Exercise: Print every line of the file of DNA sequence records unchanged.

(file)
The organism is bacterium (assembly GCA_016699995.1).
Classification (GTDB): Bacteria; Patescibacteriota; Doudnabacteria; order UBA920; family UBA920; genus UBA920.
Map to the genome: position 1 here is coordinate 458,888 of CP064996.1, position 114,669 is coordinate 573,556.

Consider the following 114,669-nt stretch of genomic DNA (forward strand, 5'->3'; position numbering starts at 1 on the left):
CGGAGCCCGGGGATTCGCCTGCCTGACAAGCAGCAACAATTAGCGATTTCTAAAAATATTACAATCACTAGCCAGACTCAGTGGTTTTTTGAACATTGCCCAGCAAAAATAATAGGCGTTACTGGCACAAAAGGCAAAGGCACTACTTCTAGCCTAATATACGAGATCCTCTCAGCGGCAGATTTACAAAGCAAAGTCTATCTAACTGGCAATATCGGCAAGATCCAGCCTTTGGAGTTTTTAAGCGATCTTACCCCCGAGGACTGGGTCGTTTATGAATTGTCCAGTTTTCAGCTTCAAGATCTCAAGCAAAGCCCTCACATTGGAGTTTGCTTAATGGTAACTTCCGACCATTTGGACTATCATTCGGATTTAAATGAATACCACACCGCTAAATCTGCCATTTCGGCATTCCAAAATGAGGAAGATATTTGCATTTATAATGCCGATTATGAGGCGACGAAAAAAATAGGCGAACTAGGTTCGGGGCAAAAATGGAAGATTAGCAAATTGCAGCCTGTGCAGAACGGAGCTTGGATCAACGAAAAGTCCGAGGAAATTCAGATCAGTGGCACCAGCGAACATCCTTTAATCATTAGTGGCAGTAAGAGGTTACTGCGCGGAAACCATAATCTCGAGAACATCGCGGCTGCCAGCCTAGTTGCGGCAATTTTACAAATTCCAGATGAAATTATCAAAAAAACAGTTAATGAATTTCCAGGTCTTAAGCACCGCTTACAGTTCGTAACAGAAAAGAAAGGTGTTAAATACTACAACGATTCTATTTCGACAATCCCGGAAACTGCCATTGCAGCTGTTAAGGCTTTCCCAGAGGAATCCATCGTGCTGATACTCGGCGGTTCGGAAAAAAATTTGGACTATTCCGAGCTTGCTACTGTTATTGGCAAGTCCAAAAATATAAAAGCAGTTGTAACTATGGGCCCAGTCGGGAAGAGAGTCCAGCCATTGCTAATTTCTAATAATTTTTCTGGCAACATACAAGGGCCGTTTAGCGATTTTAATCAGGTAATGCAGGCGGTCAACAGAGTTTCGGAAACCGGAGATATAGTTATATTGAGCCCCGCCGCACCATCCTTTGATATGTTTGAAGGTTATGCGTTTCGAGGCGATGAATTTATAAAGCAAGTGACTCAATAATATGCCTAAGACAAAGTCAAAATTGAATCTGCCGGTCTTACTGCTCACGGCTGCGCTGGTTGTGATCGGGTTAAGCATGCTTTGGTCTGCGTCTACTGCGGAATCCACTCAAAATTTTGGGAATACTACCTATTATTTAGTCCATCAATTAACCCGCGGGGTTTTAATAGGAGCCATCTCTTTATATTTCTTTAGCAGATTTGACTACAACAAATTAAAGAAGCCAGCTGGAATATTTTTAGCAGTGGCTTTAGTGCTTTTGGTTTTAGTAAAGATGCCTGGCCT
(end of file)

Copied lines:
The organism is bacterium (assembly GCA_016699995.1).
Classification (GTDB): Bacteria; Patescibacteriota; Doudnabacteria; order UBA920; family UBA920; genus UBA920.
Map to the genome: position 1 here is coordinate 458,888 of CP064996.1, position 114,669 is coordinate 573,556.

Consider the following 114,669-nt stretch of genomic DNA (forward strand, 5'->3'; position numbering starts at 1 on the left):
CGGAGCCCGGGGATTCGCCTGCCTGACAAGCAGCAACAATTAGCGATTTCTAAAAATATTACAATCACTAGCCAGACTCAGTGGTTTTTTGAACATTGCCCAGCAAAAATAATAGGCGTTACTGGCACAAAAGGCAAAGGCACTACTTCTAGCCTAATATACGAGATCCTCTCAGCGGCAGATTTACAAAGCAAAGTCTATCTAACTGGCAATATCGGCAAGATCCAGCCTTTGGAGTTTTTAAGCGATCTTACCCCCGAGGACTGGGTCGTTTATGAATTGTCCAGTTTTCAGCTTCAAGATCTCAAGCAAAGCCCTCACATTGGAGTTTGCTTAATGGTAACTTCCGACCATTTGGACTATCATTCGGATTTAAATGAATACCACACCGCTAAATCTGCCATTTCGGCATTCCAAAATGAGGAAGATATTTGCATTTATAATGCCGATTATGAGGCGACGAAAAAAATAGGCGAACTAGGTTCGGGGCAAAAATGGAAGATTAGCAAATTGCAGCCTGTGCAGAACGGAGCTTGGATCAACGAAAAGTCCGAGGAAATTCAGATCAGTGGCACCAGCGAACATCCTTTAATCATTAGTGGCAGTAAGAGGTTACTGCGCGGAAACCATAATCTCGAGAACATCGCGGCTGCCAGCCTAGTTGCGGCAATTTTACAAATTCCAGATGAAATTATCAAAAAAACAGTTAATGAATTTCCAGGTCTTAAGCACCGCTTACAGTTCGTAACAGAAAAGAAAGGTGTTAAATACTACAACGATTCTATTTCGACAATCCCGGAAACTGCCATTGCAGCTGTTAAGGCTTTCCCAGAGGAATCCATCGTGCTGATACTCGGCGGTTCGGAAAAAAATTTGGACTATTCCGAGCTTGCTACTGTTATTGGCAAGTCCAAAAATATAAAAGCAGTTGTAACTATGGGCCCAGTCGGGAAGAGAGTCCAGCCATTGCTAATTTCTAATAATTTTTCTGGCAACATACAAGGGCCGTTTAGCGATTTTAATCAGGTAATGCAGGCGGTCAACAGAGTTTCGGAAACCGGAGATATAGTTATATTGAGCCCCGCCGCACCATCCTTTGATATGTTTGAAGGTTATGCGTTTCGAGGCGATGAATTTATAAAGCAAGTGACTCAATAATATGCCTAAGACAAAGTCAAAATTGAATCTGCCGGTCTTACTGCTCACGGCTGCGCTGGTTGTGATCGGGTTAAGCATGCTTTGGTCTGCGTCTACTGCGGAATCCACTCAAAATTTTGGGAATACTACCTATTATTTAGTCCATCAATTAACCCGCGGGGTTTTAATAGGAGCCATCTCTTTATATTTCTTTAGCAGATTTGACTACAACAAATTAAAGAAGCCAGCTGGAATATTTTTAGCAGTGGCTTTAGTGCTTTTGGTTTTAGTAAAGATGCCTGGCCT